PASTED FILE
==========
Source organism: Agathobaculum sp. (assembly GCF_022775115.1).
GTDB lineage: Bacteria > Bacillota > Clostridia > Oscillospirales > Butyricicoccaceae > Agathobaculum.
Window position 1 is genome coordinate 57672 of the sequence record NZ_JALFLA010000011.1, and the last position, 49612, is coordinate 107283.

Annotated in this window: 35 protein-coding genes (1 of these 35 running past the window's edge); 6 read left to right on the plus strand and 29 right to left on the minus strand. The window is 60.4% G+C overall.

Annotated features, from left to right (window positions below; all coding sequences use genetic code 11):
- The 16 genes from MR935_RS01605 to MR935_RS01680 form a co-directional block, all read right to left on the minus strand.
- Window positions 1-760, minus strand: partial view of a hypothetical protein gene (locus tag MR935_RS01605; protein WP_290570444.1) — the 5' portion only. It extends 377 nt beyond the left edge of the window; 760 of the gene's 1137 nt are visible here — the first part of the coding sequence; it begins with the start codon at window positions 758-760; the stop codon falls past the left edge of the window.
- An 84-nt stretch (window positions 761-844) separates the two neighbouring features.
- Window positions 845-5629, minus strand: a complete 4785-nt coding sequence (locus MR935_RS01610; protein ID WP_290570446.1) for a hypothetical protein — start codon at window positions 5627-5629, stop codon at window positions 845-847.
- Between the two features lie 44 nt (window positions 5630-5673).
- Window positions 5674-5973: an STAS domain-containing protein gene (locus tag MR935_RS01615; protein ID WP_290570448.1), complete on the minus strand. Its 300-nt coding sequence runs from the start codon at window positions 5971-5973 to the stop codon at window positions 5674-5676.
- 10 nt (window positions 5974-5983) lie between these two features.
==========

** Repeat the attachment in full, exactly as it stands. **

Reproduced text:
Source organism: Agathobaculum sp. (assembly GCF_022775115.1).
GTDB lineage: Bacteria > Bacillota > Clostridia > Oscillospirales > Butyricicoccaceae > Agathobaculum.
Window position 1 is genome coordinate 57672 of the sequence record NZ_JALFLA010000011.1, and the last position, 49612, is coordinate 107283.

Annotated in this window: 35 protein-coding genes (1 of these 35 running past the window's edge); 6 read left to right on the plus strand and 29 right to left on the minus strand. The window is 60.4% G+C overall.

Annotated features, from left to right (window positions below; all coding sequences use genetic code 11):
- The 16 genes from MR935_RS01605 to MR935_RS01680 form a co-directional block, all read right to left on the minus strand.
- Window positions 1-760, minus strand: partial view of a hypothetical protein gene (locus tag MR935_RS01605; protein WP_290570444.1) — the 5' portion only. It extends 377 nt beyond the left edge of the window; 760 of the gene's 1137 nt are visible here — the first part of the coding sequence; it begins with the start codon at window positions 758-760; the stop codon falls past the left edge of the window.
- An 84-nt stretch (window positions 761-844) separates the two neighbouring features.
- Window positions 845-5629, minus strand: a complete 4785-nt coding sequence (locus MR935_RS01610; protein ID WP_290570446.1) for a hypothetical protein — start codon at window positions 5627-5629, stop codon at window positions 845-847.
- Between the two features lie 44 nt (window positions 5630-5673).
- Window positions 5674-5973: an STAS domain-containing protein gene (locus tag MR935_RS01615; protein ID WP_290570448.1), complete on the minus strand. Its 300-nt coding sequence runs from the start codon at window positions 5971-5973 to the stop codon at window positions 5674-5676.
- 10 nt (window positions 5974-5983) lie between these two features.